High concept story lines are based on an intriguing premise or hook. A hook is the same thing as a logline, best described as a 1-2 line TV guide listing. A short pitch line takes a complex book plot and summarizes it down to an enticing teaser. Generally this teaser is the first step to conveying your novel idea to an editor or agent, whether in a query letter, proposal, or during a pitch session at a conference.
Elements of your hook line should include:
Important questions to ask in order to define your hook:
Characters – Who is the main character? What does he or she want? What is their goal?
Conflict – What is the obstacle in the way? Who will play the part of the villain? Does the main character have a flaw that adds to the drama of why he can’t get what he/she wants?
Setting/Time Period – What is unique about your setting or time period? Does it contribute to the conflict for the character?
Main Action – What is the most compelling action in the story?
Emotional Element – What is the most gripping emotional element to your story?
Even if your story has been told before, you can add a fresh take or twist on it. An effective hook can make it seem new. High concept hooks can also be based on “what if” questions like:
· “What if man could clone dinosaurs?” (Jurassic Park)
· “What if there was a place that stayed dark and vampires never had to interrupt their feeding to sleep?” (30 Days of Night)
· “What if a defense attorney couldn’t lie?” (Liar, Liar)
Sometimes a high concept idea can be only in the title. So even if a movie or a book doesn’t get top reviews, people still buy it because they “have to” experience it.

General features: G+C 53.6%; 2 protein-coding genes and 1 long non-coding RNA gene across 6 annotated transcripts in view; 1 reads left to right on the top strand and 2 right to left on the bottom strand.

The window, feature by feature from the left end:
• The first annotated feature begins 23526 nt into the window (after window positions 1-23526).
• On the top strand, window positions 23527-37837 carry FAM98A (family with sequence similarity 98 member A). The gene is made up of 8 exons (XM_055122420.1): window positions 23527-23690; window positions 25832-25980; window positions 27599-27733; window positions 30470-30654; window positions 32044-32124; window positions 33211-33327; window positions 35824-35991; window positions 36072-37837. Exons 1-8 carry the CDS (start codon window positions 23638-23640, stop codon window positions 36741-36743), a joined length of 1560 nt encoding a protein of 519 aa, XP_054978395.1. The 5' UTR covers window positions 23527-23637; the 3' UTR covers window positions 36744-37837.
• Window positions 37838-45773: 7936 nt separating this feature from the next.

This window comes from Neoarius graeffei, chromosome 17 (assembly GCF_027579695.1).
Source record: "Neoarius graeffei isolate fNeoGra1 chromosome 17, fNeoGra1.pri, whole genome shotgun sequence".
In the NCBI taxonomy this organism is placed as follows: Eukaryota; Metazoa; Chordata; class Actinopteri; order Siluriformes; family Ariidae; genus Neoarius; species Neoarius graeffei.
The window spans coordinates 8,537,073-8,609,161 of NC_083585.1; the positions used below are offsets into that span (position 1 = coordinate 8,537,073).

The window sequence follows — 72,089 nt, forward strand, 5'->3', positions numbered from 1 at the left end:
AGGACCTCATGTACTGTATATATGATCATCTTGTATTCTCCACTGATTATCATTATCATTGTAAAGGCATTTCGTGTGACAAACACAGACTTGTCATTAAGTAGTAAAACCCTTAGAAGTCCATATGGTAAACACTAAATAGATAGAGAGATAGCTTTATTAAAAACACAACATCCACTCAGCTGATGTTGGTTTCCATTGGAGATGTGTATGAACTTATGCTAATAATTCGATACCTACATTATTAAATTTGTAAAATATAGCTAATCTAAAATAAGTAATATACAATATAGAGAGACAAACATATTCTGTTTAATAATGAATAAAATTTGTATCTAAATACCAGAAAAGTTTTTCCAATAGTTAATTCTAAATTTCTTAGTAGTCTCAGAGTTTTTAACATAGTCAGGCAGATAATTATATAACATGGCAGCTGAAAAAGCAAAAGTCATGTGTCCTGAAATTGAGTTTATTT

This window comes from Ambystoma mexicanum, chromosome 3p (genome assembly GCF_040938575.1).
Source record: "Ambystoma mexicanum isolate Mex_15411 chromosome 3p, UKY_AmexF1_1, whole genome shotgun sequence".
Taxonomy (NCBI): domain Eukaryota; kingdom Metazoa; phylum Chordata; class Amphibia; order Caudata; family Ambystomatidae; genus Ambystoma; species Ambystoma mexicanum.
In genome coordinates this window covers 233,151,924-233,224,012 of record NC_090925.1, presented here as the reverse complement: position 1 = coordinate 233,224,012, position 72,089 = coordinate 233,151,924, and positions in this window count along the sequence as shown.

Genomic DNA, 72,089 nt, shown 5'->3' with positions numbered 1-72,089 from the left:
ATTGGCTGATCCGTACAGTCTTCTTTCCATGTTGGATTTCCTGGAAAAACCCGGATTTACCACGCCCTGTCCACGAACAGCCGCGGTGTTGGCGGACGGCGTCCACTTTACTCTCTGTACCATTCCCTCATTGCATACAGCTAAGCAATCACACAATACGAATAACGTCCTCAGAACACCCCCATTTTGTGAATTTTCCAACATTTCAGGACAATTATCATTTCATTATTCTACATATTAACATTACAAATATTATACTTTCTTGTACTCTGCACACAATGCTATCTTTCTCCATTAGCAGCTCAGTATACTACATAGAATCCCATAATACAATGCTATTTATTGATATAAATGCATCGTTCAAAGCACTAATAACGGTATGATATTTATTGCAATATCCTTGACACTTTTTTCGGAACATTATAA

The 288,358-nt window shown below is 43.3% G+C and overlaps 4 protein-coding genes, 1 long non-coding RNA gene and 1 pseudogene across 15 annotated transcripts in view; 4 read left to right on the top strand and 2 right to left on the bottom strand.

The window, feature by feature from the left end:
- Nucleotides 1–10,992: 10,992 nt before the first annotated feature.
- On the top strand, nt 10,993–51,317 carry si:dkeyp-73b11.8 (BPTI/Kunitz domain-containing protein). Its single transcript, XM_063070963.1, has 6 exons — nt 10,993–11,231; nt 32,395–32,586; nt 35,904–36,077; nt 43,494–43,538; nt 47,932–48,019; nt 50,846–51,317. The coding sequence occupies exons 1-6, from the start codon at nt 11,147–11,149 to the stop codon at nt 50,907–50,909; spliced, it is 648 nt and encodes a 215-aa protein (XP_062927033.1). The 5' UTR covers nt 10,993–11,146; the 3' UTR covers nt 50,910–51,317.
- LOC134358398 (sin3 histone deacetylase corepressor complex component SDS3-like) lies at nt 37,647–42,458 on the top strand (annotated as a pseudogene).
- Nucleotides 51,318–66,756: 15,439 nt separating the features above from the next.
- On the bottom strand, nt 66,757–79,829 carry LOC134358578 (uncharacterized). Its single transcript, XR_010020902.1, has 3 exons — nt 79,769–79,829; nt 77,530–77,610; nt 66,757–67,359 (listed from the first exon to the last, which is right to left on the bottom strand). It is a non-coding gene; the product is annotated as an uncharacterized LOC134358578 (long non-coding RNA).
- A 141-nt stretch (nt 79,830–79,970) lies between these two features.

· Snakes on a Plane
· Abraham Lincoln, Vampire Hunter
I’d like to share the hook on two books that I enjoyed reading. These represent daring authors who didn’t take the easy road in determining their plots. Imagine the craft it would take to write these two novels. Better yet, read them and enjoy.
The Book Thief by Markus Zusak – The story of a 14-year old girl living during the time of the Holocaust, narrated by Death. The hook is the author’s narrator choice. The time period is very compelling and the fact that the girl steals books to teach herself to read during a time when books are being destroyed is a gripping period piece, but to have Death be the narrator puts this book over the top. The New York Times is quoted as saying this book is “life changing.” All I can say is that it changed me.
Thirteen Reason Why by Jay Asher – This is the story of a girl who commits suicide but sends 13 audio tapes to the people who contributed to her making that fatal decision. The audio tapes are an effective hook, but the writer chose to tell the story through one boy who got a recording. He was the one person who had a secret crush on this girl, but did nothing about it. The story is told one night as he listens to the intimacy of her voice in his ear as he follows the map to all the locations she sends him to. Recorded flashbacks mix with the present, but the reader never loses track of what is taking place.
Here is the hook for my latest series with Harlequin Teen – The Hunted series. In this series, kids who can’t speak out, without drawing attention to who and what they are, make the perfect victims on the streets of LA. A covert faction of a church hunts them under the guise of doing God’s work—to stop the abominations from “becoming.” The tag line on the cover will be: They are our future, if they survive.
A fanatical church secretly hunts “Indigo” teens feared to be the next evolution of mankind. These gifted teens are our future…if they survive.
For those of you writing a project now, please share your hook. Take up to 3 lines. Even if you don't have a current project, make something up that you'd like to write and have fun using the questions above. You never know what might pop up.